Affordable Access

Efficient Editing of the Nuclear APT Reporter Gene in Chlamydomonas reinhardtii via Expression of a CRISPR-Cas9 Module

Authors
  • Guzmán-Zapata, Daniel
  • Sandoval-Vargas, José M.
  • Macedo-Osorio, Karla S.
  • Salgado-Manjarrez, Edgar
  • Castrejón-Flores, José L.
  • Oliver-Salvador, María del Carmen
  • Durán-Figueroa, Noé V.
  • Nogué, Fabien
  • Badillo-Corona, Jesús A.
Publication Date
Mar 12, 2019
Source
MDPI
Keywords
Language
English
License
Green
External links

Abstract

The clustered regularly interspaced short palindromic repeat/CRISPR-associated protein 9 (CRISPR/Cas9) technology is a versatile and useful tool to perform genome editing in different organisms ranging from bacteria and yeast to plants and mammalian cells. For a couple of years, it was believed that the system was inefficient and toxic in the alga Chlamydomonas reinhardtii. However, recently the system has been successfully implemented in this model organism, albeit relying mostly on the electroporation of ribonucleoproteins (RNPs) into cell wall deficient strains. This requires a constant source of RNPs and limits the application of the technology to strains that are not necessarily the most relevant from a biotechnological point of view. Here, we show that transient expression of the Streptococcus pyogenes Cas9 gene and sgRNAs, targeted to the single-copy nuclear apt9 gene, encoding an adenine phosphoribosyl transferase (APT), results in efficient disruption at the expected locus. Introduction of indels to the apt9 locus results in cell insensitivity to the otherwise toxic compound 2-fluoroadenine (2-FA). We have used agitation with glass beads and particle bombardment to introduce the plasmids carrying the coding sequences for Cas9 and the sgRNAs in a cell-walled strain of C. reinhardtii (CC-125). Using sgRNAs targeting exons 1 and 3 of apt9, we obtained disruption efficiencies of 3 and 30% on preselected 2-FA resistant colonies, respectively. Our results show that transient expression of Cas9 and a sgRNA can be used for editing of the nuclear genome inexpensively and at high efficiency. Targeting of the APT gene could potentially be used as a pre-selection marker for multiplexed editing or disruption of genes of interest.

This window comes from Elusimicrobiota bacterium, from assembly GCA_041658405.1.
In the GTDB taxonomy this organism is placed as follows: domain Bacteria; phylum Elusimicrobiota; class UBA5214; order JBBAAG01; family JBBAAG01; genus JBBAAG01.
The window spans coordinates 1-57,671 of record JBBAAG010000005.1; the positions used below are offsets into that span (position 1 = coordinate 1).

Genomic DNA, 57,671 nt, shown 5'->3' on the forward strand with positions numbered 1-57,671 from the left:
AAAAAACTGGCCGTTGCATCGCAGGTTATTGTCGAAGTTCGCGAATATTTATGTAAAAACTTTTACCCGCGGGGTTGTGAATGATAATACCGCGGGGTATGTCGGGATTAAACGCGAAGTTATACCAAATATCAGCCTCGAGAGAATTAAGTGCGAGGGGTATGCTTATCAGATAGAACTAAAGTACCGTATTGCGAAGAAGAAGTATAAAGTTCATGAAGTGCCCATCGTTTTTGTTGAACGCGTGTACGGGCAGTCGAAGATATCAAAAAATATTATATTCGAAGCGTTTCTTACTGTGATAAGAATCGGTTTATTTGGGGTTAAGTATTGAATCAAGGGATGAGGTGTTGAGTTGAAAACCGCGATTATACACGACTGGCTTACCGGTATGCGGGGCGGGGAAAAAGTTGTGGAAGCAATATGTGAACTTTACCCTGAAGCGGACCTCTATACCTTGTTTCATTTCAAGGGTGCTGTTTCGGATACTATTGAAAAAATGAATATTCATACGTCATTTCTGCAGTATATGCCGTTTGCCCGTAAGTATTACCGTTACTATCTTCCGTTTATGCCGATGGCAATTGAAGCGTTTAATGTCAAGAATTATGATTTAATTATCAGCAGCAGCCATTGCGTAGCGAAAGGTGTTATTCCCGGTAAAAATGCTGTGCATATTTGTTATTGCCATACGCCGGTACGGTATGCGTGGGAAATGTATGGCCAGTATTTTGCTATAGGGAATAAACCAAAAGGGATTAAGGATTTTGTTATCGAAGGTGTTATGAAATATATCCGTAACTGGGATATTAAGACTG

Report this publication

Statistics

Seen <100 times